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Tobacco

Tobacco is the second leading risk factor for cardiovascular disease.

3 million people die every year from heart disease attributable to tobacco use and exposure to second-hand smoke.

There are immediate and long-term health benefits to quitting tobacco.

WHF Policy Brief on E-cigarettes

E-cigarettes: A New Threat to Cardiovascular Health

The WHF Policy Brief on E-cigarettes lays out the negative impacts of e-cigarettes on people’s cardiovascular health and highlights the need for stricter regulation and greater oversight of these harmful products. It provides evidence-based, practical guidance that can be adapted to local contexts.

Download the Policy Brief

Tobacco kills more than eight million people every year, which means that nearly 22,000 people die every day from tobacco use or exposure to second-hand smoke.

Tobacco use and exposure to second-hand smoke are among the leading causes of cardiovascular disease globally, contributing to approximately 17% of all CVD deaths – the equivalent of more than three million people every year. Despite the known harms of tobacco to heart health, and the availability of solutions to reduce tobacco-related death and disease, public awareness of the link between tobacco and heart disease remains low.

While tobacco consumption is levelling off and even decreasing in some countries, worldwide more people are smoking, and smokers are smoking more cigarettes. Almost 80% of the 1 billion smokers around the world live in average and lower income countries where the burden of illness and death associated with tobacco is much greater. These populations also tend to be the targets of intensive tobacco industry marketing.

3M

people die from tobacco-induced heart disease every year

Second-hand smoke exposure causes 1.3 million deaths every year

>80%

of the world's 1.3 billion tobacco users live in low- and middle-income countries

The cardiovascular risks attributable to tobacco smoking increase with the amount of tobacco smoked and the years of having smoked. Although there is a strong dose/response relationship between the amount of tobacco smoked per day and cardiovascular risk, the relationship is not linear. The risk is substantially increased by exposure even to low levels of tobacco smoke, as with exposure to second-hand smoke. In fact, smoking only one cigarette per day incurs about half the risk of developing coronary heart disease and stroke incurred by smoking 20 cigarettes per day. Chewing tobacco more than doubles the risk of heart attack.

The impact of tobacco smoke is not confined solely to smokers. Cardiovascular disease is by far the greatest cause of death associated with second-hand smoke, which increases the risk of CVD by approximately 25-30%. Around 45% of the estimated 1.3 worldwide deaths caused by second-hand smoke are attributed to ischaemic heart disease. Frequent exposure to tobacco smoke, whether in the workplace or home, has been found to nearly double the risk of having a heart attack.

Tobacco smoke contains over 7,000 chemicals and acts in a number of ways to cause CVD. Its use, whether by smoking or chewing, damages blood vessels, raises blood pressure and lowers exercise tolerance. Tobacco also decreases the amount of oxygen that the blood can carry to the heart and increases the risk of blood clots, which can in turn lead to a heart attack or stroke.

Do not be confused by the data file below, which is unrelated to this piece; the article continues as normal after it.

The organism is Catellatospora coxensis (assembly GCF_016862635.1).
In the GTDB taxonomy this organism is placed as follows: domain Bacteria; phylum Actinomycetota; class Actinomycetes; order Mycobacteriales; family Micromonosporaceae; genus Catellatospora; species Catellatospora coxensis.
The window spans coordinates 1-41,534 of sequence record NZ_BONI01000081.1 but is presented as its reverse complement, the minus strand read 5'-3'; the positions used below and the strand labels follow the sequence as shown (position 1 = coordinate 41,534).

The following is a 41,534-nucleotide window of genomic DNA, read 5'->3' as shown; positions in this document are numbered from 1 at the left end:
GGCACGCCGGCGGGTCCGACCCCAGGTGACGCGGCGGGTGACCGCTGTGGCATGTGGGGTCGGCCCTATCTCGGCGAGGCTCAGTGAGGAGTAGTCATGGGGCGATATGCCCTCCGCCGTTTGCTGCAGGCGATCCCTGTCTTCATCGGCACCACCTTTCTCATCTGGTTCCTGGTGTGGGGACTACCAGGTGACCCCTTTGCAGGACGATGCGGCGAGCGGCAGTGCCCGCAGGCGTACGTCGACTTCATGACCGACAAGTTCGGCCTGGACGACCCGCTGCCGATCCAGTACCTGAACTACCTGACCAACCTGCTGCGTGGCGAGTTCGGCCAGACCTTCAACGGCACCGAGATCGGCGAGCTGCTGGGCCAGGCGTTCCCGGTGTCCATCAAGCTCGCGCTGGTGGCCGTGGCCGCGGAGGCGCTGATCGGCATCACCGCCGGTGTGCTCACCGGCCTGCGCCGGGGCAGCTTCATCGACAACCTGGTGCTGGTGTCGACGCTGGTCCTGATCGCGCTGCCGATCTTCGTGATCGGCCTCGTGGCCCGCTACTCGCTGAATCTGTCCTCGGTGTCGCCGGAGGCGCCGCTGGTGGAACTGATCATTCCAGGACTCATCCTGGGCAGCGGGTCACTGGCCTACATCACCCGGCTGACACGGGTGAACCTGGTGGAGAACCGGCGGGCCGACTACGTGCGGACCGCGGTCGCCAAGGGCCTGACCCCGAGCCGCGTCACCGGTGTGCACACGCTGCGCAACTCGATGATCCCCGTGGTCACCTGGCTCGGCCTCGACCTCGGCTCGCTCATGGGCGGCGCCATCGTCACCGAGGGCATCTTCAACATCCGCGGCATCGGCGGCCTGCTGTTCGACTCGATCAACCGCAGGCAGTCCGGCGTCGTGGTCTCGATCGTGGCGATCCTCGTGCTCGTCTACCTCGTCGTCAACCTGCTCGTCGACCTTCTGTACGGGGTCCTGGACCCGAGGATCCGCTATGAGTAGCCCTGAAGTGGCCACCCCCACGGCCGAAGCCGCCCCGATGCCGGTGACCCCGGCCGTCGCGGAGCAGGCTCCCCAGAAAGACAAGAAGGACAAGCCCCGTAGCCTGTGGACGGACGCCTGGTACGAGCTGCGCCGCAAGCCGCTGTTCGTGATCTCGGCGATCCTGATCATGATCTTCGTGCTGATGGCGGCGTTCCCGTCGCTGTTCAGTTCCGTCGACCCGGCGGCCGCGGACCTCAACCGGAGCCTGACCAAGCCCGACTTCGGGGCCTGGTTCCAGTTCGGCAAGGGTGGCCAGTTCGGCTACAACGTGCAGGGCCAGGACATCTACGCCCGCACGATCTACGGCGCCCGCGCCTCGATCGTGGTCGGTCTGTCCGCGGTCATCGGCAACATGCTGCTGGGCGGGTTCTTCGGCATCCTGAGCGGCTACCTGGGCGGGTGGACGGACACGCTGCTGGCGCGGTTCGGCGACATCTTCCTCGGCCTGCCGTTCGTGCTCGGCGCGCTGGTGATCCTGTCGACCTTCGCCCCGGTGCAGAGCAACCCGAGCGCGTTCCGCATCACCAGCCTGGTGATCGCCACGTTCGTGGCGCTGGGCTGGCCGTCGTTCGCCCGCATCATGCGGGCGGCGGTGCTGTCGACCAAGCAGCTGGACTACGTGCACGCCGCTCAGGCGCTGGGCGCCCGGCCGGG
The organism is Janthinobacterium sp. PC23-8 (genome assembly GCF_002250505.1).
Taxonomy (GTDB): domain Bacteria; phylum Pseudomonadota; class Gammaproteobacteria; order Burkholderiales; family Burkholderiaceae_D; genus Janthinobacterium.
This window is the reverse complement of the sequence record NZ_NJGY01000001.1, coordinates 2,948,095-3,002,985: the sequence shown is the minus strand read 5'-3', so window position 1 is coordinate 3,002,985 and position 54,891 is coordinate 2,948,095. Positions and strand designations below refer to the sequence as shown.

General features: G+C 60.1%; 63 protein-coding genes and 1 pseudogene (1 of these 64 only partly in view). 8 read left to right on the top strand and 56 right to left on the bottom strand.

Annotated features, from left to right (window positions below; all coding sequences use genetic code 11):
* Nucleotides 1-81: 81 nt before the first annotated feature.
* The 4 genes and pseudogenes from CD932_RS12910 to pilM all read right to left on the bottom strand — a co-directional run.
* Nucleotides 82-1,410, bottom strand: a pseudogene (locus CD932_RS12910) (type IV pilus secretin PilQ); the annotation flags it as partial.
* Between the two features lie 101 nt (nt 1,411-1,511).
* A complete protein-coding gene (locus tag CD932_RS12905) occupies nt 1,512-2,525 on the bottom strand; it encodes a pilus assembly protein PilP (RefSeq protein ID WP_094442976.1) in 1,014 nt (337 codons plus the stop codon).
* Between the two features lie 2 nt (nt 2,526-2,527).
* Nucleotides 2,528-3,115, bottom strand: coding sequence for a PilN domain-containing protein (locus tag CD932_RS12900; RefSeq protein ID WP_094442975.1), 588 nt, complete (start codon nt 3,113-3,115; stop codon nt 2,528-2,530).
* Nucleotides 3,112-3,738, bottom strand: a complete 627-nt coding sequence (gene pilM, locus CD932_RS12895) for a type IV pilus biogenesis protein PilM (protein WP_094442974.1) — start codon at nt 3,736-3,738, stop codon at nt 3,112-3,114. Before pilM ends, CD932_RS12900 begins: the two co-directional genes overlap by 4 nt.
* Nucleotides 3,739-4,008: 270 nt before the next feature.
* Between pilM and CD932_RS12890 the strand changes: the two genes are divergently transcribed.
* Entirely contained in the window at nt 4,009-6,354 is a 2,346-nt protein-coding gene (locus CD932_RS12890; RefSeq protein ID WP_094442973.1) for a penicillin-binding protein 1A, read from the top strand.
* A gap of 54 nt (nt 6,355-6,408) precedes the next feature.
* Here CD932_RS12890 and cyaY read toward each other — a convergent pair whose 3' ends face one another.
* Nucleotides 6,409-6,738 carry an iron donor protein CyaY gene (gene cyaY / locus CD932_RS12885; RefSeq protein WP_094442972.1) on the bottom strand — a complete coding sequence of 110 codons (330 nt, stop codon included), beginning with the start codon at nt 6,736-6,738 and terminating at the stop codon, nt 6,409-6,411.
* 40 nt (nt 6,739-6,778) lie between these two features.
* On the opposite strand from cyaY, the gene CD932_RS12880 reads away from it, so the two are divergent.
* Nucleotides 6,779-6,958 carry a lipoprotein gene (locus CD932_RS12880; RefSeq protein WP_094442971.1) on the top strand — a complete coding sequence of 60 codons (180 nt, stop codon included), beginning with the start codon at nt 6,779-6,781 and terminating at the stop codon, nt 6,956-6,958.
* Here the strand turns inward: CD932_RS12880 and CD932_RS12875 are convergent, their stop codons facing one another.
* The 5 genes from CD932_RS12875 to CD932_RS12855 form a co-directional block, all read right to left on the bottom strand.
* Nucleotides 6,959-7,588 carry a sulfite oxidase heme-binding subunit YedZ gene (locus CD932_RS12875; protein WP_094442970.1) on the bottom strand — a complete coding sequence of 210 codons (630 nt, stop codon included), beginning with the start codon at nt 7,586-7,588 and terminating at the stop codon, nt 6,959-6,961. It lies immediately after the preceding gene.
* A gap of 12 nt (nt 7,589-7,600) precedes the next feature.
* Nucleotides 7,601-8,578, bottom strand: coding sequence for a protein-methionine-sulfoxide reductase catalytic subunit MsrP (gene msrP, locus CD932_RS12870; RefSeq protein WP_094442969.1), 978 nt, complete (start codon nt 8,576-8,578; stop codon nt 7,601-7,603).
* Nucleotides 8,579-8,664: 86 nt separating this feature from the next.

Just a few cigarettes a day, occasional smoking and exposure to second-hand smoke can all increase the risk of heart disease. But if tobacco users take immediate action and quit, the risk of heart disease will decrease by 50% after just one year of not smoking. 15 years after quitting, the risk of suffering from a coronary disease becomes equivalent to that of a non-smoker.

  • Within 20 minutes of quitting smoking, blood pressure and pulse return to normal, and circulation improves.
  • Within eight hours, blood oxygen levels increase and the chances of a heart attack start to fall.
  • Within 24 hours, carbon monoxide is eliminated from the body and the lungs start to clear out mucus and debris.
  • Within 72 hours, the lungs can hold more air and breathing becomes easier.
  • Within five years, the risk of a heart attack falls to about half that of a smoker.
  • Within 10 years, the risk of lung cancer falls to around half that of a smoker.
  • Within 15 years, the risk of CVD becomes nearly the same as someone who has never smoked.
  • Quitting when older is still worthwhile: among smokers who quit at age 66 years, men gained up to two years of life, and women gained up to 3.7 years.

Tobacco control is a key element for reducing heart disease. Governments can help tobacco users quit by increasing tax on tobacco products, enforcing bans on tobacco advertising and offering services to help people give up tobacco. Smoking bans have been found to decrease the rates of heart attacks, and evidence indicates that smoke-free laws are one of the most cost-effective ways to prevent heart attacks.

Many governments are making progress in the fight against tobacco. In 2019, five billion people were living in countries that have introduced smoking bans, graphic warnings on packaging and other effective tobacco control measures – four times more people than a decade earlier.

Governments can loosen the death grip of heart disease on their populations by implementing measures that are in line with the WHO Framework Convention on Tobacco Control (FCTC) including raising taxes on tobacco products, making them less affordable, and enacting smoke-free legislation.

The tobacco industry continues to aggressively promote the use of tobacco products and to conceal the dangers of tobacco use, but we are fighting back to help prevent this ongoing devastation.

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